Four Arrested Over Rohingya Mass Grave at Thai-Malay Border

Officers inspect the suspected Rohingya migrant detention camp May 1, 2015 in Songkhla province.

BANGKOK — Three Thai men and one Burmese man have been arrested for their alleged involvement in a deadly detention camp for Rohingya refugees in southern Thailand.

Thai authorities discovered the camp and a "mass grave" containing at least 26 buried Rohingya people on Friday. Police believe the camp, which is located 300 meters from the Thai-Malaysian border, was used by human traffickers to detain Rohingya refugees and demand ransoms from their relatives.

Rescue workers carry a dead body from the suspected detention camp in Songkhla province on 1 May 2015.

According to police, the camp's operators fled the site several hours before security officers arrived, taking all of their captives with them except for one ill and malnourished Rohingya man found at the scene. 


Pol.Gen. Somyot Pumpanmuang, commander of Royal Thai Police, said today that four suspects have been arrested in connection to the camp. The suspects are identified as Amsan Intanu, 48; Roe Sonyalae, 41; Arlee Lamoh, 47; and So Niang Anu, 40. 

Amsan is an official at a local administrative agency, and So is a Burmese national, Pol.Gen. Somyot said. Two police officers from the police station nearest to the camp have also been indefinitely transferred, he said.

"Right now, it is clear that the detention camp and dead bodies we discovered are related to human-trafficking," Pol.Gen. Somyot told reporters. "It is also clear that this is a transnational operation."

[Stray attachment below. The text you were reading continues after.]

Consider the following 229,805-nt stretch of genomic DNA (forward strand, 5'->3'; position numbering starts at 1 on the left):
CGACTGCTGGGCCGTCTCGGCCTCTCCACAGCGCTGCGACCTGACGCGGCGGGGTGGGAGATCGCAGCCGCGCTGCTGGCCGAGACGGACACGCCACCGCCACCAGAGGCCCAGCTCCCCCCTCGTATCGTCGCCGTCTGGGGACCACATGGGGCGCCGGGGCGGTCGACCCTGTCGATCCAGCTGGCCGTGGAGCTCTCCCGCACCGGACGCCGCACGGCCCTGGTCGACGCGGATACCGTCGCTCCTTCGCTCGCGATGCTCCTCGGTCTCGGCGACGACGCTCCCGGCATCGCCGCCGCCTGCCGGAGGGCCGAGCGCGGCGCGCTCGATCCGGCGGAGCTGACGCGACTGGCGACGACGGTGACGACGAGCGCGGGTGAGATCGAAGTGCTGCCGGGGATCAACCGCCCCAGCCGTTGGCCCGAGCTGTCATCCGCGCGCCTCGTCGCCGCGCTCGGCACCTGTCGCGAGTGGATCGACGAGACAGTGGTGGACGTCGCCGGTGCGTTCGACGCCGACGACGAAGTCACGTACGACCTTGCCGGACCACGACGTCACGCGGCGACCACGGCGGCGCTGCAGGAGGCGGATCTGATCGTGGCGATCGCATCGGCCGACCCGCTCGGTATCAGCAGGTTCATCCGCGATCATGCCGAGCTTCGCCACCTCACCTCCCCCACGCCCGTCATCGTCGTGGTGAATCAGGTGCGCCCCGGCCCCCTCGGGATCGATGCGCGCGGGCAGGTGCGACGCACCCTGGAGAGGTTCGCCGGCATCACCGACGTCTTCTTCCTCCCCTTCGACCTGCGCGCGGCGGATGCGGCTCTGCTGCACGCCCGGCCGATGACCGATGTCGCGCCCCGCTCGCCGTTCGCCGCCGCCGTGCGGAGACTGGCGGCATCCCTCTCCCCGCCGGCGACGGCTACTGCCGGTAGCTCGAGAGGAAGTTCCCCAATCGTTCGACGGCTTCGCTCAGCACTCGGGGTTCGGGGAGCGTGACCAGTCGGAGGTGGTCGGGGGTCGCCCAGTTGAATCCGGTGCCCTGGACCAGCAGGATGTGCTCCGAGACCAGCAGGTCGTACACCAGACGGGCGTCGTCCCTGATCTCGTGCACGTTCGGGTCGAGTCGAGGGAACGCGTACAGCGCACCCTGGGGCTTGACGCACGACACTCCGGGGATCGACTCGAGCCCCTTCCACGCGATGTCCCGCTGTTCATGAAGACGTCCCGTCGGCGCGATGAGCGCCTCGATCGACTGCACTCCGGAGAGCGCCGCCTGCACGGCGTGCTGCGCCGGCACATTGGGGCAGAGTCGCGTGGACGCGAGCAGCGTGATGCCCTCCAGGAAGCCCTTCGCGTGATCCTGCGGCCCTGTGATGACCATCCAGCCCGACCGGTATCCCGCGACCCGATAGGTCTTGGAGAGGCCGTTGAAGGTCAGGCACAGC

All four suspects have been charged with human trafficking, illegal detention, and abduction for ransom. Amsan was also charged with illegal possession of firearms. Police are looking for four more suspects.

Police believe up to 300 Rohingyas may have been interned at the site, which consists of wooden huts ringed by bamboo fences deep in the jungle in Songkhla province. Authorities believe those found buried at the camp died from illness or starvation. 

The Rohingyas are largely-Muslim group that hails from the Arakan region of Myanmar, where they have faced violent persecution from the region’s Buddhist majority. 

As a result of ethnic and religious violence, tens of thousands Rohingyas have crossed illegally into Thai territories, often in an effort to reach Muslim-friendly Malaysia. Some Rohingya refugees have been intercepted by human traffickers and held at detention camps for ransom, or sold as slaves onto Thai fishing boats. For years, Thai authorities have largely turned a blind eye. 

Last June, the United States government downgraded Thailand to the lowest rank in its annual Trafficking In Persons (TIP) report for failing to meet the minimum standards to combat trafficking. Thailand’s military government, which came to power in a coup d'etat a month prior to the downgrade, has made eradicating human smuggling a national priority. 


Asked to comment on whether the discovery of the camp and the mass grave will affect the upcoming TIP report, Pol.Gen. Somyot said the problem has been going on for many years, and insisted that any officials involved in human trafficking will be strictly punished. 

"The Prime Minister has instructed me that any state official involved in this must be dealt with severely. No exceptions," Pol.Gen. Somyot said. 

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